Our BPA-free Fold Up Water Bottle Bag is a great travel item. It rolls up and packs away well in a bag, backpack, or four-legged friend’s pack–or clip it anywhere with the included carabiner. Deborah recently took it with her when she traveled to the mountains, where, as she said, “fresh water flows clean”. Deborah commented, “It was easy to just pull out of my daypack, have a good cold sip of mountain water, and roll it back up.” Continue reading
Consumers in America use billions of single use plastic bottles every year. Even with the proper recycling methods, this trend causes millions of pounds of plastic to end up in our landfills or shipped to China to produce polyester materials. Reusable plastic water bottles are far better than single use ones, but if they are made from newly sourced plastic, they do still contribute to the problem. In an effort to be more environmentally responsible, one of Bulletin Bottle’s factories is working to find a more eco-friendly method of production.
You know how some corporations and municipalities have banned (or are thinking about banning) disposable plastic straws? Yeah, so…about those straw bans. There is definitely more than one side of the story to consider.
Ok, so there’s plastic pollution. That’s a fact. Straws are plastic, and they’re certainly turning up in oceans, lakes, and other waterways. So, for people who want to see humans consume less plastic, straws are a pretty easy target.
Estimates vary as to how much plastic straw pollution is out there. One report suggests they make up more than 7% of the plastics found in the U.S. by piece. There’s also a stat floating around about how Americans use over 500 million plastic straws a day. Know where this came from? A 9-year-old boy’s telephone poll (from 2011). It goes without saying that there’s major scientific uncertainty over THAT number! Continue reading
Recently, I had the awesome opportunity to tour Eimskip, a major transportation company that serves the Northern Atlantic. I was very interested to see how Portland, Maine (our home turf!) has become an integral part of international trade and learn more about how Bulletin Bottle is impacted by businesses like Eimskip.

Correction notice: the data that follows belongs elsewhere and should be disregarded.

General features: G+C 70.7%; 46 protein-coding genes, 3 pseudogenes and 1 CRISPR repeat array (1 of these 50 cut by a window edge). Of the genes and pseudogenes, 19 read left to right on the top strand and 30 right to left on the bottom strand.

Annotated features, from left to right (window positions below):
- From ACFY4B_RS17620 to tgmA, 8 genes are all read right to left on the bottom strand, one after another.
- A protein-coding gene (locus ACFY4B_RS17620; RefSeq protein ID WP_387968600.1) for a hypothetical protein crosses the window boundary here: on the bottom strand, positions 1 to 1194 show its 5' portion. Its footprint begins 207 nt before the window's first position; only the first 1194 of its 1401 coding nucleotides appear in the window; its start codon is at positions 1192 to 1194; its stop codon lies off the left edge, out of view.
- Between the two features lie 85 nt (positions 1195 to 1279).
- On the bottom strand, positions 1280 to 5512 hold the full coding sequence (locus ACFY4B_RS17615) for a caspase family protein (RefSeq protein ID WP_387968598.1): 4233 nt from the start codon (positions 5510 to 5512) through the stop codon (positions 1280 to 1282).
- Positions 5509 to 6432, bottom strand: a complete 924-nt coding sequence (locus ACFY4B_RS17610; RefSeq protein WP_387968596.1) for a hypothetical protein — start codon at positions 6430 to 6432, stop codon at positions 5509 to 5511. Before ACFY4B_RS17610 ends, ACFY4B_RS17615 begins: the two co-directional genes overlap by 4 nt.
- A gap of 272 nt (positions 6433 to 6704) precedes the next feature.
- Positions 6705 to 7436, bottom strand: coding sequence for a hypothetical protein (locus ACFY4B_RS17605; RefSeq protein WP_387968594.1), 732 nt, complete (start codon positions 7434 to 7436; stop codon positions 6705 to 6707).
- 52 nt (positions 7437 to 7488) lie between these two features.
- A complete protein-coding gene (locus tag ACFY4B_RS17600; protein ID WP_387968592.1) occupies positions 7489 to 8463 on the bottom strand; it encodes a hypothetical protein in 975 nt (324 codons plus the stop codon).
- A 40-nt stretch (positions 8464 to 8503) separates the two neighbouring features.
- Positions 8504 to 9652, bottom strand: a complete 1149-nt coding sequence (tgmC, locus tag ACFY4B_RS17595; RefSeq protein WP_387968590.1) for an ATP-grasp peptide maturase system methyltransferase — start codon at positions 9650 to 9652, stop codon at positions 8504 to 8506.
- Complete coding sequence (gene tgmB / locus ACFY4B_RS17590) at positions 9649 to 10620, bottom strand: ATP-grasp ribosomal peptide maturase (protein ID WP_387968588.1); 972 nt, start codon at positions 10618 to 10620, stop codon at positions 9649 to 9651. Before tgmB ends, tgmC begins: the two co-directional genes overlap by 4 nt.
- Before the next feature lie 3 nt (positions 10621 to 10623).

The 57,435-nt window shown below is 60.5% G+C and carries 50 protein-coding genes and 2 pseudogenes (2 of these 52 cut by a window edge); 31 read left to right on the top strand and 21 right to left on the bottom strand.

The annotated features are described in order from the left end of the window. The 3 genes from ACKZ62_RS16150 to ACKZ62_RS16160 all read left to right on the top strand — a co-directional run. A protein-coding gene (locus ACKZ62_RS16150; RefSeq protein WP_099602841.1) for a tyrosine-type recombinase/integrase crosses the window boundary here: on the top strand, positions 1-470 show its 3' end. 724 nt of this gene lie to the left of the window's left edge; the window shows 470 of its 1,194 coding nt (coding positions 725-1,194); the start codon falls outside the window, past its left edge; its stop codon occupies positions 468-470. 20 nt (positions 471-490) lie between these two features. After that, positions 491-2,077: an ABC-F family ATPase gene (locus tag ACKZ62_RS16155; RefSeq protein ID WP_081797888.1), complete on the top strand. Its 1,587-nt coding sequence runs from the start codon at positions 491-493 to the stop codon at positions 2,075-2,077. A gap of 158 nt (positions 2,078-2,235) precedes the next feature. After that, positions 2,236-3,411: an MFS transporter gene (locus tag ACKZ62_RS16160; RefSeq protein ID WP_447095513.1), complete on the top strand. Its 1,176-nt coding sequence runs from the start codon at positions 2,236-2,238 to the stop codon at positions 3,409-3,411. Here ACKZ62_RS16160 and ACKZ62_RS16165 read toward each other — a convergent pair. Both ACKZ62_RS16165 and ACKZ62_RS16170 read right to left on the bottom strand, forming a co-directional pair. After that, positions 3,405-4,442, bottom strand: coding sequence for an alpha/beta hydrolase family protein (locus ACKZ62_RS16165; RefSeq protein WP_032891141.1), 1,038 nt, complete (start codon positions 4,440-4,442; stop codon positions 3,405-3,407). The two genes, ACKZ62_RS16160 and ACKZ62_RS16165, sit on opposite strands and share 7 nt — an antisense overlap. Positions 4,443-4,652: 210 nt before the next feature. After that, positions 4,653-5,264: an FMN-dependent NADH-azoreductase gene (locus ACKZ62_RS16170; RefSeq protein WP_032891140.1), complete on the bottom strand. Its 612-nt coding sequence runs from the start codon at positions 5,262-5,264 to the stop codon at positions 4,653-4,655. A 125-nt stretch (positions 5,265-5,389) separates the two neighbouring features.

Eimskip was founded in 1914 and runs a network of 63 offices in 20 countries and operates a fleet of 22 vessels. Not too shabby! Their presence in Portland is large and proud. Continue reading
We have lots and lots of clients involved in our future’s higher education. In looking at trends and popular items over the last week, we discovered that a few of our water bottles have a disproportionate following with our college clients! It was so remarkable to see this over one industry that we had to share.
Sustainability departments, university bookstores, and student groups are all working towards reducing plastic waste by offering custom water bottles. We are proud to partner with colleges across the country to provide bottles to students!
So, in no particular order, here are the top six water bottles for college students from our website! Continue reading
I recently traveled across the country with my family—and some of our employees’ favorite water bottles. Two weeks and 3000 miles later, I definitely have an opinion as to what the best promotional water bottles on our site are. My needs may not match yours, but I can say without a doubt that these are my favorites…and are worth every penny! Continue reading
Have you heard of Michelle Obama’s Drink Up initiative? Well, it launched about a year ago as a collaboration with Partnership for a Healthier America and promotes water consumption with kids.
Of course, we think this is a powerful, positive movement. BUT organizers have joined forces with the American Beverage Association to help get the message out and make water “hip” with America’s youth. Do you see the problem? If you guessed that tap water isn’t a product offered by the American Beverage Association, you’re right.
In 2010, we told you about Colorado National Monument’s ban on the sale of disposable water bottles. What we didn’t tell you is that the ban nearly fell apart in the eleventh hour. Dasani Water made a big push to stop the ban—and almost succeeded—just days before it was to go into effect.
At the same time, National Park Service abandoned its plan to end disposable water product sales in 75 percent of all visitor facilities by 2016. Continue reading